What is Holistic Occupational Therapy?

First, Occupational Therapy is a form of therapy that helps people with what ‘occupies’ their time. This covers every aspect of a person’s life, from the cradle to the grave. It includes activities of daily living such as sleeping, eating, cooking, working, playing, relationships, and spirituality.

If a person is having difficulty engaging in any of these activities an Occupational Therapist is trained to assist the person be able to function as best they can in all areas of their life. Occupational Therapists can assist people in schools, hospitals, nursing homes, in the person’s home, and other settings.

I was trained by St. Catherine University to be creative and think of areas where Occupational Therapists can provide care that hasn’t typically been seen before. After graduation, I applied to complete one of my internships in a ‘non-traditional’ setting – a homeless shelter. I worked for a summer practicing assessments and creating group therapy for homeless individuals supporting them in many areas of their lives. This pilot program was successful and continued the summer after I was there. This experience taught me to think outside of the box.

Occupational Therapy is already a very holistic profession as it can assist a person with all aspects of their life. With the ‘alternative therapy’ field expanding in the past 10 years, consumers and practitioners are exploring these approaches and are integrating them in to care.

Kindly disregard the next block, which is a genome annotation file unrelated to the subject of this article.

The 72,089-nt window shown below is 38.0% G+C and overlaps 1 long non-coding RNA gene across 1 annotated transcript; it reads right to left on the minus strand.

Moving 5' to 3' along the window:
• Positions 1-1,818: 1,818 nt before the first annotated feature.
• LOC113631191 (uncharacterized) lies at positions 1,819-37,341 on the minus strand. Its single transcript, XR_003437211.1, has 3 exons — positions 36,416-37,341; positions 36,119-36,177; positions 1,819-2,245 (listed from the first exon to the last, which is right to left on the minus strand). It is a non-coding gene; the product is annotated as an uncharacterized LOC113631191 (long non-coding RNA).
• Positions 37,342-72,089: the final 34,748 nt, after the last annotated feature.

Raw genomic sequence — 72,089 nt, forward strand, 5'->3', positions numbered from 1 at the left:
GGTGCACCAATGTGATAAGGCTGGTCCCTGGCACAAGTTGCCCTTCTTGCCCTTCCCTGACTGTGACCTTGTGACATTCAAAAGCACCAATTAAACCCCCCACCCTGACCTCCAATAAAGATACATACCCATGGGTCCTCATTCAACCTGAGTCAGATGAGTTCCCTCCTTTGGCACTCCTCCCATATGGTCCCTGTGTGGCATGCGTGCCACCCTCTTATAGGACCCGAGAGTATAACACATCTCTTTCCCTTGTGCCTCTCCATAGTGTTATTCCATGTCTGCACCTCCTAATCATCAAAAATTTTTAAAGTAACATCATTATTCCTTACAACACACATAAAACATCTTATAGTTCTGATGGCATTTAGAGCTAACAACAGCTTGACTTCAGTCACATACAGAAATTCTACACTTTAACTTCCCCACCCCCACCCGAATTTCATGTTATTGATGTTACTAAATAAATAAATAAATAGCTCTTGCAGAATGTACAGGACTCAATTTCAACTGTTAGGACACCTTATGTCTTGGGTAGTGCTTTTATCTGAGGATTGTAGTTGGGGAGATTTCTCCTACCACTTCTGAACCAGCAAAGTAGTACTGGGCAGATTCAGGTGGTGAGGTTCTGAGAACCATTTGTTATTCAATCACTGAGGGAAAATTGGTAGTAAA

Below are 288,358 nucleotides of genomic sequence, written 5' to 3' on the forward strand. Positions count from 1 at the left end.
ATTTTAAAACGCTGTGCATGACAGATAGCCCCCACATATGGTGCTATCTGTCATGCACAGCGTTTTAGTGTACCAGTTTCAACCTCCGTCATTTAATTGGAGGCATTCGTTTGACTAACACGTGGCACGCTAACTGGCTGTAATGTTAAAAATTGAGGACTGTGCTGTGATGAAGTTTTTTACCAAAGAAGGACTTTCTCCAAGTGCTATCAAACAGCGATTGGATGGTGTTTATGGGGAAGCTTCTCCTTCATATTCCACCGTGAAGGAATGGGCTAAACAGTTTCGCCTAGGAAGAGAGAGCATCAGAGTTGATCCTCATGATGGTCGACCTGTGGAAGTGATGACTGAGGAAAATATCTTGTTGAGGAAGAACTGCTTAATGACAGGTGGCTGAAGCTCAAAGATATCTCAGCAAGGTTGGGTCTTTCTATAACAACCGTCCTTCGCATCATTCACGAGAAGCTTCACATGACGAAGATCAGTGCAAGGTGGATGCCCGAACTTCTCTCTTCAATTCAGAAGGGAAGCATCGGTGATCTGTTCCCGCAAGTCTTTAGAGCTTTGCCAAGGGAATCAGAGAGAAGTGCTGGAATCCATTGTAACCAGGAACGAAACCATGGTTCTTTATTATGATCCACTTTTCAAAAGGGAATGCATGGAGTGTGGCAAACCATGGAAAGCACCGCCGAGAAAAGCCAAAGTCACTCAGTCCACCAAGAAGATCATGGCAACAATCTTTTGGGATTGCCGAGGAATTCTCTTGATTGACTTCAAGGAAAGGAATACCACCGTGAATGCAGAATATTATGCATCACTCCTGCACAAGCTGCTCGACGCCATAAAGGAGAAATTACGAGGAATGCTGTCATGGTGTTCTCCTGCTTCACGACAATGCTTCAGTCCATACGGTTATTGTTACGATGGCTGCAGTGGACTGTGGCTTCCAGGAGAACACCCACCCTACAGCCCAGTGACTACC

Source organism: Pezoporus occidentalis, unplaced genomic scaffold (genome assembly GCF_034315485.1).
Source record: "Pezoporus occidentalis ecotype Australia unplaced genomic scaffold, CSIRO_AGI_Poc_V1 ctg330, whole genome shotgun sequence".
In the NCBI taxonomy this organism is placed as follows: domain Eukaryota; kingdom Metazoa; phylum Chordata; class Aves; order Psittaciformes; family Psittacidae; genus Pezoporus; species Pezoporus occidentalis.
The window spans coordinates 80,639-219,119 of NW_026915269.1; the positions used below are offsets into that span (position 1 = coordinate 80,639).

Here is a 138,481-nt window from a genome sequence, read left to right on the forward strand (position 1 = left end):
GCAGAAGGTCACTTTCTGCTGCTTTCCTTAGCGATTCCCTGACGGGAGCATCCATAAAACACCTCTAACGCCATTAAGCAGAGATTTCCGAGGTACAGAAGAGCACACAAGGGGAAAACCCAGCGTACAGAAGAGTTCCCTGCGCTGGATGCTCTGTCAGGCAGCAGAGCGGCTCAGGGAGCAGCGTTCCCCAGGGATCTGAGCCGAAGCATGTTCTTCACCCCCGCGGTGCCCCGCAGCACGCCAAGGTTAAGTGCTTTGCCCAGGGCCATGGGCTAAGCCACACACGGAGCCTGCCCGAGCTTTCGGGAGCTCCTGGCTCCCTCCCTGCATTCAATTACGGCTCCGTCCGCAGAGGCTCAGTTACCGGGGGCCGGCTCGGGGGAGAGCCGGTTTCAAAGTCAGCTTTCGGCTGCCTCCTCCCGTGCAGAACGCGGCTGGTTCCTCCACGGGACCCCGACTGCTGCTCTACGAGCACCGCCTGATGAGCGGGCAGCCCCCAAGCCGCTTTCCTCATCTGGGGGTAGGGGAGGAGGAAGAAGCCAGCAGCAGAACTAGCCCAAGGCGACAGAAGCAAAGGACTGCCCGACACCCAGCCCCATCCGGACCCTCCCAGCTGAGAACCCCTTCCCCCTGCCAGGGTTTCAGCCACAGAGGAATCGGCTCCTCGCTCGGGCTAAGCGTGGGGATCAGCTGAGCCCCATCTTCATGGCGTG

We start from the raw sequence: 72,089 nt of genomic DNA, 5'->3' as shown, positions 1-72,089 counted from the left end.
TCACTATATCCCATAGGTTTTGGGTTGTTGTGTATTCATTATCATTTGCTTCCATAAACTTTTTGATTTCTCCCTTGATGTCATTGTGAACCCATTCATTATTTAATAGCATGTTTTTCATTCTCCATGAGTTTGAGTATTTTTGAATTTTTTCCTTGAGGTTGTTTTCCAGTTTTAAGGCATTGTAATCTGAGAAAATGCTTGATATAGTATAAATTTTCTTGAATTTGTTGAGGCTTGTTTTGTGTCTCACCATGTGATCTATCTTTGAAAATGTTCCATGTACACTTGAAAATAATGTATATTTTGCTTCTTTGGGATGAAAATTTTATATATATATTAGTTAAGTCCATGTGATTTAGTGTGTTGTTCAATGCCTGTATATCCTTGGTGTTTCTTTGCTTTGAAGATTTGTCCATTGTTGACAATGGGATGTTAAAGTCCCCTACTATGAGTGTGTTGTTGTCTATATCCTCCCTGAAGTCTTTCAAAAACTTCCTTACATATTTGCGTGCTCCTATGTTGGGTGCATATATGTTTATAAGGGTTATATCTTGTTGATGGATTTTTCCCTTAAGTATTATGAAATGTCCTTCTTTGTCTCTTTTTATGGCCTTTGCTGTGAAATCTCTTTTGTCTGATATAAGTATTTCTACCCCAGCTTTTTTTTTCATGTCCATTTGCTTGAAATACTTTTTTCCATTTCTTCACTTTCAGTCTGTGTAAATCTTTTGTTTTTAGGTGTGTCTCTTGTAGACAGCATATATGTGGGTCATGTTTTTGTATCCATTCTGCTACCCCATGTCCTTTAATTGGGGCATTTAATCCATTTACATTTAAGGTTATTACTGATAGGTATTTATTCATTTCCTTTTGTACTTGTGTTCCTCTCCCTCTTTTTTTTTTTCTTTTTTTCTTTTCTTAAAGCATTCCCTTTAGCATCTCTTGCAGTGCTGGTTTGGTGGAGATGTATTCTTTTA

The nursing profession is a prime example of this. They have embraced the term holistic so much that they actually have a special Holistic Nurse Certification. This includes special training in holistic therapies and the nurses wear the acronym, HNC after their names with pride.

All health care professions, including Occupational Therapy can take a cue from the nursing profession to embrace this approach and the wonderful therapies that can help people feel more empowered with more options for care.

Okay, so back to what is Holistic Occupation Therapy? I will do my best to put forth what I feel it is.  It is a new specialty for Occupational Therapists, and the definition may alter as we move forward. I propose that it combines the best of ‘traditional’ Occupational Therapy practice with mind-body-spirit approaches such as guided imagery, meditation, energy healing, acupressure, reflexology, massage therapy, aromatherapy –  just to name a few of the many wonderful mind-body-spirit approaches. Holistic Occupational Therapy can assist people physically, emotionally, mentally, and spiritually. They can support the body’s innate ability to heal itself. Holistic Occupational Therapists can help people in ways that go beyond what we have originally thought possible.

It is my hope, and I am seeing some evidence of this, that more health care providers will learn holistic therapies, and that it will be a specialty in all professions. Perhaps, in time the term holistic will be absorbed in to best practices for care.